As the coronavirus pandemic continues to test global health, economic, political and social systems, there is another invisible threat on the rise, the risk of cybersecurity attacks taking advantage of our increased reliance on digital tools and the uncertainty of crisis caused by forced confinement in our homes.
The reported cases of coronavirus in the world cover more than 150 countries and the obligation of confinement lead individuals and companies to have a greater dependence on communications by digital means. The Internet has become almost the only channel for interaction and as a means of work.
We have increased our dependence on technology, companies, both in the private and public sectors, continue their work to encourage teleworking, and communications between people are practically reduced to calls and videoconferences, chats, and messages on social networks. Similarly, a good part of the services and information offered by different government organizations are accessible by online means.
In this context, as novel as it is unusual, an attack by cybercriminals that would limit users and companies from accessing their devices, their data, or simply the Internet, would be devastating because it would lead to a stoppage of operations.
And putting ourselves in the worst-case scenario, such an attack could cause infrastructure failures that can affect even cities, paralyzing, for example, the function of health care systems or public services in general.
Cybercriminals seek human recklessness to enter systems. When a crisis is prolonged excessively, as it is currently happening, people often make mistakes that they would not have made under normal circumstances.
It is estimated that 98% of attacks are due to the use of social engineering methods, and the creativity of cyber criminals increases day by day to access passwords and personal or special interest data. To do this, current topics are used to tempt users and make them make mistakes when clicking on a link or opening an attached message in an email.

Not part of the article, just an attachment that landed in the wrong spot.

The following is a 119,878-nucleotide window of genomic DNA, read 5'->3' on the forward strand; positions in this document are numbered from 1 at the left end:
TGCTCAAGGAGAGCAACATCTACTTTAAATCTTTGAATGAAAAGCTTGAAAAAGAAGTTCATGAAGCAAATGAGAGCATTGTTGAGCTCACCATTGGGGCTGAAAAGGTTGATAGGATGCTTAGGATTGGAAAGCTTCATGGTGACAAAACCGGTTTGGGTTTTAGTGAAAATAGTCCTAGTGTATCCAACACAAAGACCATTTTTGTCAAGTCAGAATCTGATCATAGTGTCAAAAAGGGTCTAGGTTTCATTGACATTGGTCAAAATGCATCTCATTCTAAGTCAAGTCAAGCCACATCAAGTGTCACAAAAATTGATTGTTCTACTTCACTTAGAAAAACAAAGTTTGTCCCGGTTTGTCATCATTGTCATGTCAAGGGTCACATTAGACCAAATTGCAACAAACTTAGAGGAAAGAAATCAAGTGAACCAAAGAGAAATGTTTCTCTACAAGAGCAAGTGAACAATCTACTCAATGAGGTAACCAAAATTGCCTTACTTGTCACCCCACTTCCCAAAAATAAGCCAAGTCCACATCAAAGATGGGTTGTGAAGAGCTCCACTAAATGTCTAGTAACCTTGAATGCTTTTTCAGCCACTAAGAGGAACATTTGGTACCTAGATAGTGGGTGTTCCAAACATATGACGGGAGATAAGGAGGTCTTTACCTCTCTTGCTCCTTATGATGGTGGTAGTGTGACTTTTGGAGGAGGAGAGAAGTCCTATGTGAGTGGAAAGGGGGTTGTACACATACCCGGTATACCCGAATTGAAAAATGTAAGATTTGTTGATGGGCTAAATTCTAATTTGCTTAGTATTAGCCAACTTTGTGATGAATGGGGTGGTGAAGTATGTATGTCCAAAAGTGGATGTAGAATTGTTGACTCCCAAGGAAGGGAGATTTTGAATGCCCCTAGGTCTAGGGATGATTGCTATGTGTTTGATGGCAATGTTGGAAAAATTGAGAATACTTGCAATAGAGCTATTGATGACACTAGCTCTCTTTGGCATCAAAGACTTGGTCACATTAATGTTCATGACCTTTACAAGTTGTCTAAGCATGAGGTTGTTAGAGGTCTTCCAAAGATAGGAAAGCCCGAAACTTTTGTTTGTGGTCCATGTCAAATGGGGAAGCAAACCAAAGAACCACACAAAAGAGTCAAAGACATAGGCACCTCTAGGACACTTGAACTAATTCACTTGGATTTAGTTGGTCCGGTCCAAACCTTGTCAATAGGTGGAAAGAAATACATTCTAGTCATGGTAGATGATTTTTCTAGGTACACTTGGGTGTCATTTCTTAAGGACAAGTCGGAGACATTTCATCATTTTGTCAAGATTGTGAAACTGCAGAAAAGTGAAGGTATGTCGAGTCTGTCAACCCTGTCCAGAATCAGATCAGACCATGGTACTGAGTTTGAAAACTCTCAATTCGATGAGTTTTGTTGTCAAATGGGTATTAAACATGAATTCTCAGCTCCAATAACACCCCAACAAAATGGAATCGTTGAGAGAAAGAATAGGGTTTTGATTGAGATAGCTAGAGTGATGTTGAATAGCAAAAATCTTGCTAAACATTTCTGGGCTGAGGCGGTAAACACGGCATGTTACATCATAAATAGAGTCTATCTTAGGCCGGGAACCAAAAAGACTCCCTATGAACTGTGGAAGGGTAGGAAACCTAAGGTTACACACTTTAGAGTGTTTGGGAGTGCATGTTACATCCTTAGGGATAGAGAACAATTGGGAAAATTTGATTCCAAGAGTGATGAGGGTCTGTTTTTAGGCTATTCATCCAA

We have lived the cases of phishing and malware distribution impersonating the Chinese Ministry of Health or the impersonation campaign to the World Health Organization (WHO) in which a donation was requested to be made in the form of Bitcoins, to contribute to the investigation of a cure against COVID-19.
The extortion cases even affect hospitals, with the record of an attack on a hospital in the Czech Republic, as well as messages addressed to elderly people with threats of contagion if a certain amount of money is not transferred.
And scams via the web proliferate over the purchase of virus test kits, fraudulent pages aimed at collecting donations for research into a vaccine, or portals that offer and sell all kinds of products in the Darknet markets.
On the other hand, it is not a conscious thing, but being online for more time leads us to behave in a more risky way. For example, it is not uncommon to search for free access to undesirable web pages or to search for software without official licensing, thus opening a door to possible attacks and the installation of malware.
Let’s not forget that there can also be hidden risks in the usual tasks related to credit cards or in the installation of specialized applications.
Normally it is dangerous to click on unreliable links, but during the pandemic, this action can be destructive and have a very high economic cost for whoever performs it or for the organization in which they work.
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